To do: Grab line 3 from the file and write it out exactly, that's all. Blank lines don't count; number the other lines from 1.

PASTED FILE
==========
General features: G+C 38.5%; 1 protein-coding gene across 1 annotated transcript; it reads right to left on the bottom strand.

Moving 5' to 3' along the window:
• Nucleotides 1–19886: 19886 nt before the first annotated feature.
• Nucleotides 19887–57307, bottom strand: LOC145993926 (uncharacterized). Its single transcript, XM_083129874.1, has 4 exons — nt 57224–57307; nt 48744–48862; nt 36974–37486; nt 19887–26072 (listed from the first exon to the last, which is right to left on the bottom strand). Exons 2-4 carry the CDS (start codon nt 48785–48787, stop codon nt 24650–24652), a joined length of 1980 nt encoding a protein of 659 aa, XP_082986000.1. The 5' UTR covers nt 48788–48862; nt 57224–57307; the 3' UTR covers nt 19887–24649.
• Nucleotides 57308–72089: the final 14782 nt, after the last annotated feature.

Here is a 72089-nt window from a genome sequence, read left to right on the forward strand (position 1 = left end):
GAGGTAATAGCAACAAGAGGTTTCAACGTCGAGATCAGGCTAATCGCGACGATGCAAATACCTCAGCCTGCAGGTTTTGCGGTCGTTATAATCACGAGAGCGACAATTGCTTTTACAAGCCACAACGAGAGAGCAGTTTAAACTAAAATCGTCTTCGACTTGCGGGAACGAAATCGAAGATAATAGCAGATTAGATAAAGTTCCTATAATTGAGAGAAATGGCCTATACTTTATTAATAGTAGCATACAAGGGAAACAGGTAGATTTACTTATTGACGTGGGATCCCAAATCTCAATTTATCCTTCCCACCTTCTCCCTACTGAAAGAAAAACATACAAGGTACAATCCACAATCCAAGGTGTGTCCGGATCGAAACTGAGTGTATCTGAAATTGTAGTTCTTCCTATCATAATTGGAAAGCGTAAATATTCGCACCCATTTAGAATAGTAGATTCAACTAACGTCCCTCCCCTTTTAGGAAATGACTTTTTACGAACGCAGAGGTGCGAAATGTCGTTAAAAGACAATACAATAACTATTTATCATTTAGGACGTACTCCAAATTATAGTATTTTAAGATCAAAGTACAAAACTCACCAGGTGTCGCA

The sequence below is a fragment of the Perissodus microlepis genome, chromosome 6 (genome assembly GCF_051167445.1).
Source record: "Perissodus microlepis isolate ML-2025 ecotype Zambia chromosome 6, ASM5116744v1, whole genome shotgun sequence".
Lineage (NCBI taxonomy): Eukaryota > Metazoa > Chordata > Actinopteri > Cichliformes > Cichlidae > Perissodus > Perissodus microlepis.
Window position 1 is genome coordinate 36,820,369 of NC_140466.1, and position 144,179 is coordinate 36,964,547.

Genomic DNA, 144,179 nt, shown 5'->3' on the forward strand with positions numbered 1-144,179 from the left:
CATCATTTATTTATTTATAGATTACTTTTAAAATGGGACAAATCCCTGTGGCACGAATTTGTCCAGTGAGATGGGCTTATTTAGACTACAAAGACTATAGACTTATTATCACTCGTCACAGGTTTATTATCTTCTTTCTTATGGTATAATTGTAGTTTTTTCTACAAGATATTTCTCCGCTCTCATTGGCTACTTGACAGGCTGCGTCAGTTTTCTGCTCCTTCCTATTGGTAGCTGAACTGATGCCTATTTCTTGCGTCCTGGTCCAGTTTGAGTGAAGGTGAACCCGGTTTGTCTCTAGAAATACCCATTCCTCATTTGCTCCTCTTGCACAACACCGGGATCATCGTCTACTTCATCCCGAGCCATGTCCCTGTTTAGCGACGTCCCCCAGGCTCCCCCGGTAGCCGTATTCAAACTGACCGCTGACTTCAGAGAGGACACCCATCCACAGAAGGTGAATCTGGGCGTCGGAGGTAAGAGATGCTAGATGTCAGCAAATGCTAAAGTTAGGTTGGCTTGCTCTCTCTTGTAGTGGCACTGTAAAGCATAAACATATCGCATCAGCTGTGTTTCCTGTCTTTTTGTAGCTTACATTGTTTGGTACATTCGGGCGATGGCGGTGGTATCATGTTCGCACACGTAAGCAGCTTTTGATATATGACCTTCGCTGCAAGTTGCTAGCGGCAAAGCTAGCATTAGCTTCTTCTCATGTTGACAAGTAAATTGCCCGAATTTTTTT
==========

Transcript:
• Nucleotides 1–19886: 19886 nt before the first annotated feature.